Engineering the negotiation prior to the mediation is the secret to maximizing results
This story is for you if:
• You show up to mediation and have never discussed settlement numbers with the defense;
• The defense has not revealed to you their assessment of liability and damages; or
• You are often disappointed at the defendant’s inability to settle in a reasonable range at the first mediation.
The moment of “settlement” takes place during mediation, because this is where all of the parties have an opportunity to openly discuss case details.
Why this myth is misleading:
The process of negotiation is very similar to the process that engineers follow. Engineers apply technical and scientific knowledge to design and implement processes that achieve a desired objective or find solutions to problems. Before laying the concrete on the foundation, the engineer uses physics and mathematics to analyze the situation and test potential solutions. This “process” takes place at the beginning of a project and is part of a complex planning scheme that is organized in a disciplined way toward finding suitable solutions to problems.
Many trial lawyers do not follow this process. Rather than taking the time to test their theories or positions to see if they will perform as expected, most lawyers show up at mediation, put the spotlight on their case and hope for the best.
Contrary to what most lawyers believe, negotiation begins the moment the client walks through the door. Each piece of information that is disseminated reflects upon the anticipated result. Every communication with opposing counsel, whether orally or in writing, sets the expectations and lays a foundation for the negotiation. Inferring that your client might “take something between x and y dollars” will cause the defense attorney to note that in the file. From this point on, you will never be able to increase that number without something dramatically changing in the case.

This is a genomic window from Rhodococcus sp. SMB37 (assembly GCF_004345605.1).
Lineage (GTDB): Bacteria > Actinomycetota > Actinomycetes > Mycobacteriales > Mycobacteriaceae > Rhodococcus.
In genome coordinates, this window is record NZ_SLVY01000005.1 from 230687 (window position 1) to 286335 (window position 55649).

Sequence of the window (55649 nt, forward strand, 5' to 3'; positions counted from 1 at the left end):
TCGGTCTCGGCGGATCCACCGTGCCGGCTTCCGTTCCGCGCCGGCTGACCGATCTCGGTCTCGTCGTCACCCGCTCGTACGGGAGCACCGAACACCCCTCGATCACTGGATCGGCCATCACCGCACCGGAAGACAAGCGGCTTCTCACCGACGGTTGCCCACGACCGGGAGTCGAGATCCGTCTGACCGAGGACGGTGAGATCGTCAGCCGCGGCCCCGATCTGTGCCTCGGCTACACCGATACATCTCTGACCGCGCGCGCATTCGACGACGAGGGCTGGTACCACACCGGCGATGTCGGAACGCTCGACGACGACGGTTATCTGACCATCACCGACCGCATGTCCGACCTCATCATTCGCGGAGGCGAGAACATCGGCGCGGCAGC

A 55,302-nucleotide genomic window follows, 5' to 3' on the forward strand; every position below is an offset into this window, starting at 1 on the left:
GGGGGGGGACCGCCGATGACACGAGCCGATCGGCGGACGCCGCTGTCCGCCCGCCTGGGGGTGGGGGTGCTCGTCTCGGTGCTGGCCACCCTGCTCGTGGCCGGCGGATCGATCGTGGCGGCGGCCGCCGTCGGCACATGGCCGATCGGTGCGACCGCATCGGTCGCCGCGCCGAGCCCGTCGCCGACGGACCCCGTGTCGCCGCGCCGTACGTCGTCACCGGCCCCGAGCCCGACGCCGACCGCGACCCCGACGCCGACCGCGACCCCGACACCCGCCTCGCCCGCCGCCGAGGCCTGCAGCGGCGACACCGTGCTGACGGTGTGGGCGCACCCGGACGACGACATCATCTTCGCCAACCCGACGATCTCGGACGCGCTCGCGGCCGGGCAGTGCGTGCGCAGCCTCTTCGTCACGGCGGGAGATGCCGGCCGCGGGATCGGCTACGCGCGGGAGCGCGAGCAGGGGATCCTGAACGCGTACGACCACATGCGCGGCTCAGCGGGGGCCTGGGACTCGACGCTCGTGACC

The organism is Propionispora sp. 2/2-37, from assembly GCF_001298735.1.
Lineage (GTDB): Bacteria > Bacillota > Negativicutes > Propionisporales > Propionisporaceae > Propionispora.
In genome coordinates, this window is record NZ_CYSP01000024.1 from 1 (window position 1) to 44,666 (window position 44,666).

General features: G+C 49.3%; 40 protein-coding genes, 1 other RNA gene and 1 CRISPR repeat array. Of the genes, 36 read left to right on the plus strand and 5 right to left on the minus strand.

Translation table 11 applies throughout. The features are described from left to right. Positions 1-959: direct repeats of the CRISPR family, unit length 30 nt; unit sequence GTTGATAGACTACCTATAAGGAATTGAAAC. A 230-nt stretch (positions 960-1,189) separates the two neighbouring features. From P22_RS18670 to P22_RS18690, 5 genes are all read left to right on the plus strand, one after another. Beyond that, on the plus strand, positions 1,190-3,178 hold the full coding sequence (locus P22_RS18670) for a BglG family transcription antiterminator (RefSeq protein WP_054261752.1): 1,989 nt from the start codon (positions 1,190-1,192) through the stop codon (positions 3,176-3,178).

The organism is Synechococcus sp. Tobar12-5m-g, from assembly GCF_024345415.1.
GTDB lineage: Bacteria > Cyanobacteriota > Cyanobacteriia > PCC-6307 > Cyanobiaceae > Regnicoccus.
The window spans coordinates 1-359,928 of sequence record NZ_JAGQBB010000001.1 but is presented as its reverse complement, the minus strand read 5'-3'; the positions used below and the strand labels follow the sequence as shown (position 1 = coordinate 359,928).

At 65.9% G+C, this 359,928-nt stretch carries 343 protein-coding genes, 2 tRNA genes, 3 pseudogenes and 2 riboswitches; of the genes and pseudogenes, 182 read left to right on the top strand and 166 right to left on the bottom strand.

As a result, engineering the negotiation prior to the mediation is the secret to maximizing results. “Engineering the negotiation” involves strategically providing information about your client’s story well in advance of the mediation. This will provide the defendant with both the proper expectations for resolution and enough data to justify why the plaintiff’s case should be settled.
Surprising the defendant with information at the last minute, or coming in with a demand that is so extraordinary that the defense becomes shell-shocked, will only lead to a stalled negotiation. However, setting the foundation for the negotiation by providing relevant information about your client’s case and providing clues about your expected settlement amount will allow the defendant to analyze the situation well in advance of the mediation. You will then also be in a position to gather information from defense counsel in advance of the mediation. This will allow you to properly manage both your client’s expectations and the method and manner in which you negotiate the case.
Jeffrey Krivis began his mediation practice in 1989, when lawyer-mediators in Southern California were rare, and litigators had to look outside the state for experienced practitioners. Now, years later and having resolved thousands of disputes — including wage and hour and consumer class actions, entertainment, mass tort, employment, business, complex insurance, product liability and wrongful death matters — Krivis is recognized not only as a pioneer in the field, but also as one of the most respected neutrals in the state.http://www.jeffreykrivis.com
2016 by the author.
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